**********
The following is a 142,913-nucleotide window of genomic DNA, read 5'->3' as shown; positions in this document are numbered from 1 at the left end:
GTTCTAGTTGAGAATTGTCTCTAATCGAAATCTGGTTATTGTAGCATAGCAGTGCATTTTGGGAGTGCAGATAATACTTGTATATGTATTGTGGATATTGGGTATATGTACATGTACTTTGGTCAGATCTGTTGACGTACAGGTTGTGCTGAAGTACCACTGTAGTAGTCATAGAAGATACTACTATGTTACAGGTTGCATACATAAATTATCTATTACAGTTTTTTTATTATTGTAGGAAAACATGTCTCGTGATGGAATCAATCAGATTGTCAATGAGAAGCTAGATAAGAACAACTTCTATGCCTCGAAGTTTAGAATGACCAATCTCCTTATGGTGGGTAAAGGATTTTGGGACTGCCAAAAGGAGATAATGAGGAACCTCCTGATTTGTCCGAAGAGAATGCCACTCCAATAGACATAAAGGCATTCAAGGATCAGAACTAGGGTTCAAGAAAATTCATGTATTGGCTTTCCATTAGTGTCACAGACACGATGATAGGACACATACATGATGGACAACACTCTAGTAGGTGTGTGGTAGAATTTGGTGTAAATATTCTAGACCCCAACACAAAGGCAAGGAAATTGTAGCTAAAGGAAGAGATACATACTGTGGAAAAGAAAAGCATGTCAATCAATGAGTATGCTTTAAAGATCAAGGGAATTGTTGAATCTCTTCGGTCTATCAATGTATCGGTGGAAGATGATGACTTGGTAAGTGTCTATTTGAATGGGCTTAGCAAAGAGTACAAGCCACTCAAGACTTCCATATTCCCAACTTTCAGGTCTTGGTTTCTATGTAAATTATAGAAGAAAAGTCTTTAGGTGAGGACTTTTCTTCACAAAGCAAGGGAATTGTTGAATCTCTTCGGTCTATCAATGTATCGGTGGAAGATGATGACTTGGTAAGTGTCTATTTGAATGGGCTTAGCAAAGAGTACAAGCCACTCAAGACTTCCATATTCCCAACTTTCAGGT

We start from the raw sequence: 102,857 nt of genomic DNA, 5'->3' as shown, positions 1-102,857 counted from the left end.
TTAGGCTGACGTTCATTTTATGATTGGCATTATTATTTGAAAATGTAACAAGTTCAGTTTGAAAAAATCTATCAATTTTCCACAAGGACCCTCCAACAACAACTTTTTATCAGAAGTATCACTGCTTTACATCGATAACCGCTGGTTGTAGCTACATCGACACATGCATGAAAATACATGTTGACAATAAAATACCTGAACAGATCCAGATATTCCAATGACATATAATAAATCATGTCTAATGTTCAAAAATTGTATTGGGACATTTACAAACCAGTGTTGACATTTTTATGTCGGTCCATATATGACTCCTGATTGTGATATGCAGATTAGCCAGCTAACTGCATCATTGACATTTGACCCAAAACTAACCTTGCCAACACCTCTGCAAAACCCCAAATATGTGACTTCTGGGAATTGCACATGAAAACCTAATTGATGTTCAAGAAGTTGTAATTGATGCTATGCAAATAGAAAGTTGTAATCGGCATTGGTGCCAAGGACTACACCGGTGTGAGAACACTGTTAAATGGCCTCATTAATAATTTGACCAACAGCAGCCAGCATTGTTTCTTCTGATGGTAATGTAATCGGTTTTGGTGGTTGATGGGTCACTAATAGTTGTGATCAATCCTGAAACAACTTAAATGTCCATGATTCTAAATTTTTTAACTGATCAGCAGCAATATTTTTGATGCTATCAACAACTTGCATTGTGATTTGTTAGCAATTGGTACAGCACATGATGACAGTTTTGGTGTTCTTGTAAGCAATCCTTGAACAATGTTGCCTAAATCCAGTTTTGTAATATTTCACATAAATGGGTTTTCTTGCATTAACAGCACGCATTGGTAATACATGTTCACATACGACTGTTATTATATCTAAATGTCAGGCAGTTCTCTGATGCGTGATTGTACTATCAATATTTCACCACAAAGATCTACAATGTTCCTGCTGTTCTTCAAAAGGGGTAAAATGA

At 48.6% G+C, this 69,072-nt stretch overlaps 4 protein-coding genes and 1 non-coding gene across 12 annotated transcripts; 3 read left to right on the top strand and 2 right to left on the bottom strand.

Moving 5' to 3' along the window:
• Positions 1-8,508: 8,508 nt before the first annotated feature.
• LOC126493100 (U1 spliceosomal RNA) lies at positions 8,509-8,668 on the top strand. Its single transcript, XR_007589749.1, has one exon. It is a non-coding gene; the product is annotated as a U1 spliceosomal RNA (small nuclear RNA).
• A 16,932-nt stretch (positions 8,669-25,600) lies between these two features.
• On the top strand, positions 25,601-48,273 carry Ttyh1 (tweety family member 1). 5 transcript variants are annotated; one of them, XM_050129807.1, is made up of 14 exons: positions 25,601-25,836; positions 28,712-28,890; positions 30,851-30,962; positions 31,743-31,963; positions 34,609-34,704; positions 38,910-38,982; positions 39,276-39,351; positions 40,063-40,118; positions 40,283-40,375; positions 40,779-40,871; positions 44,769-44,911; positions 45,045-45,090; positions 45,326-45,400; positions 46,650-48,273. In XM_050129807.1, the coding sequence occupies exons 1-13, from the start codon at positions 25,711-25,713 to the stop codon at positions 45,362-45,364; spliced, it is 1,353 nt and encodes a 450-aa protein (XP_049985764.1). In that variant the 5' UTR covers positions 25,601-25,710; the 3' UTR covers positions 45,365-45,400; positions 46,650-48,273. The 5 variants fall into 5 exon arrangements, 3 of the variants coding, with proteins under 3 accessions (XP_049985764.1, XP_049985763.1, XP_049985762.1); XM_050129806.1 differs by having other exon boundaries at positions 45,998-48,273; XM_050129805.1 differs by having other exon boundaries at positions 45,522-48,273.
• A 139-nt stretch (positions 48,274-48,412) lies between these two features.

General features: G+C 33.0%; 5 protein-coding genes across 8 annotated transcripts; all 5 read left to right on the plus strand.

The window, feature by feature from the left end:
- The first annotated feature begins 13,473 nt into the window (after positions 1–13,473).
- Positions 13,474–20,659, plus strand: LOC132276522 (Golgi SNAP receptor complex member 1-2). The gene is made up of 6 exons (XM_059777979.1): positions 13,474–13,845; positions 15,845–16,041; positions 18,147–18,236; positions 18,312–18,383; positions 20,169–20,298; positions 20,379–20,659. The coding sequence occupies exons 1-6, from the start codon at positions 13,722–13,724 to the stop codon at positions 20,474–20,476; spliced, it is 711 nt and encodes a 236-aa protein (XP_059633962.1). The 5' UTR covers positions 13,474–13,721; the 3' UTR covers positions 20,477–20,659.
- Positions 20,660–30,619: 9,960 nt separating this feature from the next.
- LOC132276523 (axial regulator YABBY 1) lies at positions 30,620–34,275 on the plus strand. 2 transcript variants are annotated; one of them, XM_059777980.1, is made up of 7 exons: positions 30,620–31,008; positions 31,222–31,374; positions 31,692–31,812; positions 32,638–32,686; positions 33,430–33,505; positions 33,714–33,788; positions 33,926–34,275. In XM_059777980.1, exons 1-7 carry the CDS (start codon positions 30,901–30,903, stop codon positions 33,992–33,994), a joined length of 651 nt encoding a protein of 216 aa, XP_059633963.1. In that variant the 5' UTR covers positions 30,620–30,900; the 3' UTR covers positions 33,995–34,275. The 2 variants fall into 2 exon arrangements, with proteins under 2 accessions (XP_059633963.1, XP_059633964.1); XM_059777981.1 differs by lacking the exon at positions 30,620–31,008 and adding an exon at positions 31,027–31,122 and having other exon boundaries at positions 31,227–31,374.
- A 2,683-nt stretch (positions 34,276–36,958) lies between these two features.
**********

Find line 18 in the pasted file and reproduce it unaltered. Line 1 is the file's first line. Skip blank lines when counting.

- A 2,683-nt stretch (positions 34,276–36,958) lies between these two features.